Getting started is pretty easy. The following guidelines may help too:
After viewing this website, determine exactly what it is you are looking for in terms of your training.
Visit other dojo, sit in on their classes, and talk with their Sensei. If they push a sale or mention anything about contracts (black belt contracts or guarantees for a reduced or upfront fee, etc..), RUN! The only contract you should have is a monthly fee for classes. You pay for the month, you train for the month. No one can guarantee anything…especially a black belt!
Be wary of association fees and registration fees. Also be wary of paying for a certificate from abroad. A piece of paper with foreign language is okay, but it doesn’t necessarily confer legitimacy. As with any degree, the proof is in the pudding. Look at the quality of instruction.
Don’t fall for the shiny bells and whistles. Look at the quality of instruction, not the trophies or badges on display. That’s all hype!
If you still haven’t found your ideal dojo, call up Sensei Hessam…he’s a pretty friendly guy. If he doesn’t pick up, leave a message and let him know when you want to come and watch one of his classes.
Come and quietly watch class. Make sure to take off your shoes, before entering the dojo!
If class seems interesting, and it might be something for you, talk to Sensei about his expectations and a free trial. Trying out a class or two…or three, for free, will further help you in determining if this school of karate is for you.
Once you’ve decided that Shoshin Karate-Do International is for you, the rest is easy…you just pay for the month and train for the month! Sensei will either get you a dogi (uniform), or will point to places where you can get one on your own.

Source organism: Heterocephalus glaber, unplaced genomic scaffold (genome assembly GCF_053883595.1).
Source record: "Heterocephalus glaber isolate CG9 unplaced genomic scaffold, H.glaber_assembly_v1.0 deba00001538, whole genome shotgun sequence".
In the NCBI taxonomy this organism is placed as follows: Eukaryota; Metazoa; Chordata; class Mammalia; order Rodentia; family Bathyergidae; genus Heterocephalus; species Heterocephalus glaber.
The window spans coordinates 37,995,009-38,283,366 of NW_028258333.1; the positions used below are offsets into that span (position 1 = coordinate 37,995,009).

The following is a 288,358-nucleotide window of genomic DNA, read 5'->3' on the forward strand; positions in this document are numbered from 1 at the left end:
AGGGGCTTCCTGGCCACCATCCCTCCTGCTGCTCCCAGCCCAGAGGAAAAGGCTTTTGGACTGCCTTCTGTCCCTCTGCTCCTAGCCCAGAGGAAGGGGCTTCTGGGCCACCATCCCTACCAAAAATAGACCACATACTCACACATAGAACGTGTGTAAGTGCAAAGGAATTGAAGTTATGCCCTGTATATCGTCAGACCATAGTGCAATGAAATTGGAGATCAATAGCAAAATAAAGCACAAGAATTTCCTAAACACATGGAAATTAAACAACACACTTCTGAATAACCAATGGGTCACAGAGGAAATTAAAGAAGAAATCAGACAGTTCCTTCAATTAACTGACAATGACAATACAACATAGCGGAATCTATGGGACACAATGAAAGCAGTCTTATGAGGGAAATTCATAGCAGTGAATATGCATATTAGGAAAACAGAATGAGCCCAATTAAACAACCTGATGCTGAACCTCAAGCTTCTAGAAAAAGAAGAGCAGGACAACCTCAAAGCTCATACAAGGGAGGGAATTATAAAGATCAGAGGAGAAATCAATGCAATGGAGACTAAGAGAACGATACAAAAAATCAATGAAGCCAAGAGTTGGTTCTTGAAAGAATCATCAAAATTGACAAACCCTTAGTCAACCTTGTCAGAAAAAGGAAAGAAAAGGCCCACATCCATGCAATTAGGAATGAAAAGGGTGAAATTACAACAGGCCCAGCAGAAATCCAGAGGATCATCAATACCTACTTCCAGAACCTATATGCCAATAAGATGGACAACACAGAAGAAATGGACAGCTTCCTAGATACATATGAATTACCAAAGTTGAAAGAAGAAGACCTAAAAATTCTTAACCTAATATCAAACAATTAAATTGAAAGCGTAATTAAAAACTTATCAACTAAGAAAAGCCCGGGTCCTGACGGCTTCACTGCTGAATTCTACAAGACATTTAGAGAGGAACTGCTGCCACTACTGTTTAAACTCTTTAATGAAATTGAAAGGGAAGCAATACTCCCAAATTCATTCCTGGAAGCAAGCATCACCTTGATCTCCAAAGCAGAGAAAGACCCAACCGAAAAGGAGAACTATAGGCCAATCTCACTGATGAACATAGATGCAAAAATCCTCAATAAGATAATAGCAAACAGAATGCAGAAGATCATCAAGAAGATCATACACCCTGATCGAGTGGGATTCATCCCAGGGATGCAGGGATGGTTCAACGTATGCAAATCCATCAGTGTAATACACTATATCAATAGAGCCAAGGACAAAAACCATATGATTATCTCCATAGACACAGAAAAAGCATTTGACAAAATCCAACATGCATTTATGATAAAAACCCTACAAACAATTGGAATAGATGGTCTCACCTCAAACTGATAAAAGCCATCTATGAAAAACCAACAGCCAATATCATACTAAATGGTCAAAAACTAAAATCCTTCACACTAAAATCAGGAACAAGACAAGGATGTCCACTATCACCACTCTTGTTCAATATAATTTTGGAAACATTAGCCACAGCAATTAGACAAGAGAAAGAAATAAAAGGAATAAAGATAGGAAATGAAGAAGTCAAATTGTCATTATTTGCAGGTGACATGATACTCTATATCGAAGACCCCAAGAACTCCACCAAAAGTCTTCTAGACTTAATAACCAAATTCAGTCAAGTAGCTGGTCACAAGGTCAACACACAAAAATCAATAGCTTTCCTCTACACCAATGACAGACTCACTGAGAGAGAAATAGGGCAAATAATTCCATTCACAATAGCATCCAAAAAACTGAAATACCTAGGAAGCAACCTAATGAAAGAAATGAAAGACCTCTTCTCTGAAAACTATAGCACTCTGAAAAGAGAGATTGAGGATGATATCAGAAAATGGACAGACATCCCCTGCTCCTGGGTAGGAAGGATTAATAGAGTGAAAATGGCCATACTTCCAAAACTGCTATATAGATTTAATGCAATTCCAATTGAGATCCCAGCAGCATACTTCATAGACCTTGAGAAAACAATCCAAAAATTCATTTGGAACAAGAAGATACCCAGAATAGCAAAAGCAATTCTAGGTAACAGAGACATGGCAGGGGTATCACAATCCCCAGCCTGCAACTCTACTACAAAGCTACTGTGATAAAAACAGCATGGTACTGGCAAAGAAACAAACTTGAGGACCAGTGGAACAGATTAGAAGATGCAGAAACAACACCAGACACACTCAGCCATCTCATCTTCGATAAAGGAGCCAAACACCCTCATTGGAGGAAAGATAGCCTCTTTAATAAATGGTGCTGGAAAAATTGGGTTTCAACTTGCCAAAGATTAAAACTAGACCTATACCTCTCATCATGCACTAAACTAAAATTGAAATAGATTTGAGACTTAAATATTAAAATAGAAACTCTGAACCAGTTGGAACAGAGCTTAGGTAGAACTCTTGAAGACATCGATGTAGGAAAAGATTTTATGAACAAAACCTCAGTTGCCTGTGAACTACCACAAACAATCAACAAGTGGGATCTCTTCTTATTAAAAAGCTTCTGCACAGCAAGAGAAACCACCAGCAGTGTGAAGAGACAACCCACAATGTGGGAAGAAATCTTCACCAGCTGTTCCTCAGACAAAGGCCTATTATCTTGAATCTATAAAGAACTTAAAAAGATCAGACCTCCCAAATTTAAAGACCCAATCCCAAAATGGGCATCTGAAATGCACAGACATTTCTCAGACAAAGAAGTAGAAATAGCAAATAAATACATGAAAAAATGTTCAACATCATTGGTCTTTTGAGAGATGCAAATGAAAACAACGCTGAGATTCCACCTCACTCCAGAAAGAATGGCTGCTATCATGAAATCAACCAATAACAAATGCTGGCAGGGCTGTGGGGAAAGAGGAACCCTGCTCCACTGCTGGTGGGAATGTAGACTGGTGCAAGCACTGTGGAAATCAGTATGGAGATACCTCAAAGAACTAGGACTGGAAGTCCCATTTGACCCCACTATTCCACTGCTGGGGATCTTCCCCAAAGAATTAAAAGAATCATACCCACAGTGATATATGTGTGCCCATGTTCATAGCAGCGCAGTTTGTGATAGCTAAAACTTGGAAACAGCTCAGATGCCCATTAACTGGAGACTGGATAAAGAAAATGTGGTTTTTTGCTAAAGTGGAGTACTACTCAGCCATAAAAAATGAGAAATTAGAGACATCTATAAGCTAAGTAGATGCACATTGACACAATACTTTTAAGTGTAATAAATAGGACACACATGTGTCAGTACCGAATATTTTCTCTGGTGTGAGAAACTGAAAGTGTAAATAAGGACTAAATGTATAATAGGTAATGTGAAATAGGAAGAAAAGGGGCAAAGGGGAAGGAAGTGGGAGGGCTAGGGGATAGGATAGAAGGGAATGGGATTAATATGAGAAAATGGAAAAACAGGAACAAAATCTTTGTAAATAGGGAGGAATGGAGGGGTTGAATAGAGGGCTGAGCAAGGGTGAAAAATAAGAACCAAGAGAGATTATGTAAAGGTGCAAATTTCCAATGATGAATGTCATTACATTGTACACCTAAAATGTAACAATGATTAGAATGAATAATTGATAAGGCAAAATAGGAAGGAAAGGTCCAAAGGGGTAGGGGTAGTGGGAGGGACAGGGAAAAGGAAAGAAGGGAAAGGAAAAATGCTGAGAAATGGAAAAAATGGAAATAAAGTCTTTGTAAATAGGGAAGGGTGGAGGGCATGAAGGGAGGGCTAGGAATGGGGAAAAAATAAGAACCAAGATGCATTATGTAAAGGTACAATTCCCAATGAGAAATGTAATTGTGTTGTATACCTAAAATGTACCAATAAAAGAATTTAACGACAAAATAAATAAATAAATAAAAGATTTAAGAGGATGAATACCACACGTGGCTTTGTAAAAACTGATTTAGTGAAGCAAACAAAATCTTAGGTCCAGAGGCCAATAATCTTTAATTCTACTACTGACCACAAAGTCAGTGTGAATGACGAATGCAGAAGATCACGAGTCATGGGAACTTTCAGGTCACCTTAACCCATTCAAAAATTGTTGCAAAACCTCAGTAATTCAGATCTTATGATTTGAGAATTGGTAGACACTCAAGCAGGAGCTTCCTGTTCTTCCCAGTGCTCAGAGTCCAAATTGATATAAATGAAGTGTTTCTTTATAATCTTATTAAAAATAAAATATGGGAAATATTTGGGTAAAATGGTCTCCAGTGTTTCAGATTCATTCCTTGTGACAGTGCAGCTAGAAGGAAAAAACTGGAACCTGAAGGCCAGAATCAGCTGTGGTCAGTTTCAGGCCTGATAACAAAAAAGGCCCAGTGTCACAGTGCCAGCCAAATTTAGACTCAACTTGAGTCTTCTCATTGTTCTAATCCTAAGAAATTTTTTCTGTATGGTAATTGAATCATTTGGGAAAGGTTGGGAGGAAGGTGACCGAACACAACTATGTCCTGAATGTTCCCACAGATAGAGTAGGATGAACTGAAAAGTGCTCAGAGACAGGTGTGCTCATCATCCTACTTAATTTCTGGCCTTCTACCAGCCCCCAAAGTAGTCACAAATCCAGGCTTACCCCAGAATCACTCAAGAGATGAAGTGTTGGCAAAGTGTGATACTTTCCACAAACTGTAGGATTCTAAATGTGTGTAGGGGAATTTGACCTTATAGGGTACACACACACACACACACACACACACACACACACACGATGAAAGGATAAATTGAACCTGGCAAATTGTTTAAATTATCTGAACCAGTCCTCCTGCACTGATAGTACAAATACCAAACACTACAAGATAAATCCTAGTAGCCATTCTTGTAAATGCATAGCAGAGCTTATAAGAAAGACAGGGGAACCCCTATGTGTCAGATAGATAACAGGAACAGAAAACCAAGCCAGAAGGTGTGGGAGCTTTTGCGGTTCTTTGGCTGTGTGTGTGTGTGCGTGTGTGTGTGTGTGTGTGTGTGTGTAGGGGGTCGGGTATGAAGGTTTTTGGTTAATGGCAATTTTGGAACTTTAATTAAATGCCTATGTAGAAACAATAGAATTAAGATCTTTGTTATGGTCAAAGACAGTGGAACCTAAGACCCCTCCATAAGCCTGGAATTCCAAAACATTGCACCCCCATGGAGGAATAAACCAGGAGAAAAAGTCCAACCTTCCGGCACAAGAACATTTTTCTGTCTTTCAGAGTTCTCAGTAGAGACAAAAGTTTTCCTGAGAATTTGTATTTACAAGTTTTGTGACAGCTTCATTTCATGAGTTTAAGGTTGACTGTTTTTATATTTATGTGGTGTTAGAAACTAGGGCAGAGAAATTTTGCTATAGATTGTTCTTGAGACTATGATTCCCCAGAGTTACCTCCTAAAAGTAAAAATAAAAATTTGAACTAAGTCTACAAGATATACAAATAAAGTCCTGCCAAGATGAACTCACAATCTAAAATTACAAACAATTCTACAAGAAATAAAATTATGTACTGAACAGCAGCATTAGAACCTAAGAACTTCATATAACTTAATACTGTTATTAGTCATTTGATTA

That’s it. Pretty simple!
What are some expectations of Sensei Hessam and Shoshin Karate-Do International?
First and foremost training is serious. It is expected that students come to the dojo to learn and to be serious. If you want to be entertained, or have a good time, or participate in a “fun” family activity, you wont survive in this dojo.
The training is austere and repetitive. Again, we approach the art of Shotokan karate-do with the utmost seriousness. This attitude can not only potentially save your life, but it is also the means to achieving the zen expression of “mushin no shin”, or simply “mushin”, the mind without mind. In combat, mushin is necessary, but mushin, derived from countless repetition also combats the barrier of a soul addicted to being entertained. Breaking that barrier, leads to self-awareness and perfection of character.
Building on seriousness and repetition, the third pillar of your training is facing, and crushing your ego. This is the beginners mind ethos of our school, and the structure and instruction here inevitably leads the practitioner to face their true self. Character development requires a purity of spirit and intention. Facing yourself, and your flaws, leaves you a choice to either fight on to crush your ego with more training, or quitting.
Be prepared to be told what to do, to follow the rules, and to be constantly corrected. This not only helps your physical technique, but more importantly is a dagger to the ego. The ego, in its desire to preserve itself will ignore, resist, or justify the correction, thus preventing the character from developing. As my sensei said, “there are only two people who are never corrected… the one who is perfect, and the one who is not worth it…and I’ve never met anyone who was perfect! Correction is a good thing!”
One of the differences between karate-do and karate-jitsu is that we control the technique. Sensei Okazaki would say, “hitting is easy. Even a baby can hit. But to commit 100% percent (mentally, physically, spiritually) to a technique and stop that technique millimeters from its intended target, that is skill.” At Shoshin Karate-Do International, hitting for the sake of hitting is not tolerated. That kind of contact is the ego manifesting itself. However; light contact by mutual consent, for the sake of physical development or correction, is part and parcel of traditional training.
Lastly, I’m not looking for or physical perfection. What I’m looking for is found in the Japanese proverb…”Fall seven times and stand up eight“.